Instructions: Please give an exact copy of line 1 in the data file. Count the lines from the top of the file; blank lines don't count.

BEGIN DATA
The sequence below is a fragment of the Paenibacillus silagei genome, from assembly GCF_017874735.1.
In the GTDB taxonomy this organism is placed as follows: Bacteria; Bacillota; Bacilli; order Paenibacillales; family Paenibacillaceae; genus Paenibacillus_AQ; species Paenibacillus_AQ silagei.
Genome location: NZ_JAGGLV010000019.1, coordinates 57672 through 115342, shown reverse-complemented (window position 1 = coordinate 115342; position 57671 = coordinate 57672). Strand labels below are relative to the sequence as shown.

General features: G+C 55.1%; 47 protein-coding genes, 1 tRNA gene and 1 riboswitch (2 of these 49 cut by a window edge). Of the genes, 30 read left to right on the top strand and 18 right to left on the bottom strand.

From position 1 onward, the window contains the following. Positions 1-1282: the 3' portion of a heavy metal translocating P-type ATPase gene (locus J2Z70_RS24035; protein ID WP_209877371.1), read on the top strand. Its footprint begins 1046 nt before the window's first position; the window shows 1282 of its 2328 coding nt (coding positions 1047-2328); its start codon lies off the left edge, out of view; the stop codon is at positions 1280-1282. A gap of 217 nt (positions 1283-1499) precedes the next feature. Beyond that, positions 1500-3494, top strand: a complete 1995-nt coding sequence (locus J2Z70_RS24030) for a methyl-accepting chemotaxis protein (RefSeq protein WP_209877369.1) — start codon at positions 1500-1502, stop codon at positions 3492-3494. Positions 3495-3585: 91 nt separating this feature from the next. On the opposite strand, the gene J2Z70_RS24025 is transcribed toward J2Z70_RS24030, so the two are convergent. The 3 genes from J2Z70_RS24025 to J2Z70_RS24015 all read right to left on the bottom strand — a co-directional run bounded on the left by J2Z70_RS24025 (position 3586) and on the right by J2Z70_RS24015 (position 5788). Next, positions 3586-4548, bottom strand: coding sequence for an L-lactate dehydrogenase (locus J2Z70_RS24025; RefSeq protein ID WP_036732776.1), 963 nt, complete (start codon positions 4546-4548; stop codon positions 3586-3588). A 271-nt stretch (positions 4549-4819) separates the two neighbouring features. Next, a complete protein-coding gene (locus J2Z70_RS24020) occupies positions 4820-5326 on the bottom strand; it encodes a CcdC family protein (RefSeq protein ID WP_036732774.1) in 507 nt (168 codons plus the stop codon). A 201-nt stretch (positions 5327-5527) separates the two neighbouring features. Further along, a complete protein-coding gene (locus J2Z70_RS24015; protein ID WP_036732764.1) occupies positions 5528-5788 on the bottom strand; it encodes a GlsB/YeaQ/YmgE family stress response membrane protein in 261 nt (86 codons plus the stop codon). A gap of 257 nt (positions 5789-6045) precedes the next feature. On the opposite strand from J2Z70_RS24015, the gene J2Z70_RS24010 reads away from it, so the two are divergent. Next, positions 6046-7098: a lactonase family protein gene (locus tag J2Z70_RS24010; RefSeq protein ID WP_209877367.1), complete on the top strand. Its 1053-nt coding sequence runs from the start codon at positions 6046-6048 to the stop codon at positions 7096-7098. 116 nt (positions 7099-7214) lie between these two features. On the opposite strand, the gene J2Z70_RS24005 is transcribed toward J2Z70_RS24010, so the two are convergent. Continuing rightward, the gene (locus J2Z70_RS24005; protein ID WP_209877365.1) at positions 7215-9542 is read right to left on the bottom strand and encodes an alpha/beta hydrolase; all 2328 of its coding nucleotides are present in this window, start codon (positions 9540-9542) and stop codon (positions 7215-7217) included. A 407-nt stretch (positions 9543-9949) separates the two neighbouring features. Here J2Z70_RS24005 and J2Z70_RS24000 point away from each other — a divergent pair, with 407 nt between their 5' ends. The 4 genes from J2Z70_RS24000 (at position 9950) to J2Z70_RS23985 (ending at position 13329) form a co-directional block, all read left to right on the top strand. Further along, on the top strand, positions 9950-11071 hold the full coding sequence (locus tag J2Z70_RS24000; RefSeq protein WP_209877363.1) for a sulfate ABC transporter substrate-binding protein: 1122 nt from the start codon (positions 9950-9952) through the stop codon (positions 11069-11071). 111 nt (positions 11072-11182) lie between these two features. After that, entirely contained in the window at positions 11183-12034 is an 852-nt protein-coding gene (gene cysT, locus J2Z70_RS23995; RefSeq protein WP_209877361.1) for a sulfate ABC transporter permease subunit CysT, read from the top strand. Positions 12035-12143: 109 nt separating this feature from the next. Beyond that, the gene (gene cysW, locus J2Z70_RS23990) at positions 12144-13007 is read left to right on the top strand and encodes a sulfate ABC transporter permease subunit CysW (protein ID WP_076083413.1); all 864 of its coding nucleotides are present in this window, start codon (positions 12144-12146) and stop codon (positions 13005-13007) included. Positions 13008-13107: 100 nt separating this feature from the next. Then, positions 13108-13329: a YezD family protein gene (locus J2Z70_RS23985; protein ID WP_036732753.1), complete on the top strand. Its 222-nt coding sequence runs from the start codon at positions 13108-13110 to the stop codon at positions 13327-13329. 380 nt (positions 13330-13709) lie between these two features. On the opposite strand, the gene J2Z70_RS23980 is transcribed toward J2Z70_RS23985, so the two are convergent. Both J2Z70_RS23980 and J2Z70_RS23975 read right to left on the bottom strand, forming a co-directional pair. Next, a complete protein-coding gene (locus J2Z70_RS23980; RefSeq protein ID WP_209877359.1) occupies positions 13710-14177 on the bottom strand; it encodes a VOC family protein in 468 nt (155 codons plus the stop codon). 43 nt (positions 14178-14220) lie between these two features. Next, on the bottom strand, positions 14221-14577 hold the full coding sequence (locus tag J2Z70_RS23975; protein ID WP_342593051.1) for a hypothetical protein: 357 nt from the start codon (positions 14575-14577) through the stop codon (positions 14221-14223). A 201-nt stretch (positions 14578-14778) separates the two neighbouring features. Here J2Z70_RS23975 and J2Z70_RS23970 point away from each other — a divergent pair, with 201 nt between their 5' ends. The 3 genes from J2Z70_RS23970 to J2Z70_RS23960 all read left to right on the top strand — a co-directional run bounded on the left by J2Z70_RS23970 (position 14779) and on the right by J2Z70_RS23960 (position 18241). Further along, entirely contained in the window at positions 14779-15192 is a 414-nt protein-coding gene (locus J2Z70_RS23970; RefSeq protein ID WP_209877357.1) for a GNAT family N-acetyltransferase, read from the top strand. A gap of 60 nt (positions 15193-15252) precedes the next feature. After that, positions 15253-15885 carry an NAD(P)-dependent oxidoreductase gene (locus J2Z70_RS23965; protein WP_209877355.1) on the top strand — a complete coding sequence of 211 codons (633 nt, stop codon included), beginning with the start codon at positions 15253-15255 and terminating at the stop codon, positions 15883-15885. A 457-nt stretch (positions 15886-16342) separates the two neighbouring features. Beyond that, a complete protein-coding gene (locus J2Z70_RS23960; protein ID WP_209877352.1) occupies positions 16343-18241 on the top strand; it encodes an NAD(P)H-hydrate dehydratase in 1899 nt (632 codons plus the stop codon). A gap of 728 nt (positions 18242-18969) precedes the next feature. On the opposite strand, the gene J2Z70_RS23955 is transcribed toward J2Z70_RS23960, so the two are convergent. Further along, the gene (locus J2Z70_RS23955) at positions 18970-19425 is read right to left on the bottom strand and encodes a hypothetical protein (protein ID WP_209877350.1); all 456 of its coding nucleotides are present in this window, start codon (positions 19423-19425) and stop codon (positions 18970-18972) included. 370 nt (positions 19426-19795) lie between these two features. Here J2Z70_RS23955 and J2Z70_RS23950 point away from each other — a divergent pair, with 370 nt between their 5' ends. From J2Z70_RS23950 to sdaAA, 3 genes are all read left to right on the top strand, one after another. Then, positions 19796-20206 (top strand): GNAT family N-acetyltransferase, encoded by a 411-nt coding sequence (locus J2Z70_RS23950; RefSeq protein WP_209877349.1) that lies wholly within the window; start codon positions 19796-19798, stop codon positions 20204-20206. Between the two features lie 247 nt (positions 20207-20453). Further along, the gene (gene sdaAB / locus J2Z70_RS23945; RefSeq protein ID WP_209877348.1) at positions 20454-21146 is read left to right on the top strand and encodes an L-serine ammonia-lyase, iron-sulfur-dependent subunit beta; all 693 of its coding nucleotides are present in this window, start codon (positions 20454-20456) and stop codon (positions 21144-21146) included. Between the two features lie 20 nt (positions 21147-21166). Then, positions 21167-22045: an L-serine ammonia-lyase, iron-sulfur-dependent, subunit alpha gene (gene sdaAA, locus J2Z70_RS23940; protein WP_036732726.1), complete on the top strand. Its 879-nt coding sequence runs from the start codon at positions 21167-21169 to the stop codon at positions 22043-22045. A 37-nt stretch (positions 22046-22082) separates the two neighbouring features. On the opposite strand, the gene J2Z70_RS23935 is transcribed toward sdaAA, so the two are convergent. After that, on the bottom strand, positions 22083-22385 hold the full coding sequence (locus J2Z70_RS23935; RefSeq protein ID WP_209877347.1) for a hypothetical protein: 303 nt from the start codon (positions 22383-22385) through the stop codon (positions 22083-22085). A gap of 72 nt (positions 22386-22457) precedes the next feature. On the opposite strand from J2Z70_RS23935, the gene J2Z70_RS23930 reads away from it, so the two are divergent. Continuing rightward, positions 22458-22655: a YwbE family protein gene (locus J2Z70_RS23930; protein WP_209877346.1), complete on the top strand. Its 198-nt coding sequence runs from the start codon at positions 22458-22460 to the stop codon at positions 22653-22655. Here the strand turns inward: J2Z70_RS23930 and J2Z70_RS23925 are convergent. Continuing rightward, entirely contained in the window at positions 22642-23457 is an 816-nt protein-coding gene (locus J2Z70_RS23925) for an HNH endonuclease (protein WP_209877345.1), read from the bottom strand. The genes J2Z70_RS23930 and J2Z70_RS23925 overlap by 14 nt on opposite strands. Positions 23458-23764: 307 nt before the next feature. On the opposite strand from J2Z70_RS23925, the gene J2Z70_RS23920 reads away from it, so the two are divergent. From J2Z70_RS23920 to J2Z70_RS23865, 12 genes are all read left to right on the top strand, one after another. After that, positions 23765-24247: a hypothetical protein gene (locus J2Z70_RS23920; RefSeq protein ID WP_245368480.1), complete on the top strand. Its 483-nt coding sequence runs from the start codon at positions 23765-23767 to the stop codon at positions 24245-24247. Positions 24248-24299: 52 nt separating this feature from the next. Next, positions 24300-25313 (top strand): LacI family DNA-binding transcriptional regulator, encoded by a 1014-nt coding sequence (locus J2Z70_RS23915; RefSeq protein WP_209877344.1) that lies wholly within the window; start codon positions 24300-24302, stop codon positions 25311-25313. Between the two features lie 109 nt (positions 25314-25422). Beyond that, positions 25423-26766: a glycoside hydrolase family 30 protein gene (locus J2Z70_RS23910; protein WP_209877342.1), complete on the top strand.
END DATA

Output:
The sequence below is a fragment of the Paenibacillus silagei genome, from assembly GCF_017874735.1.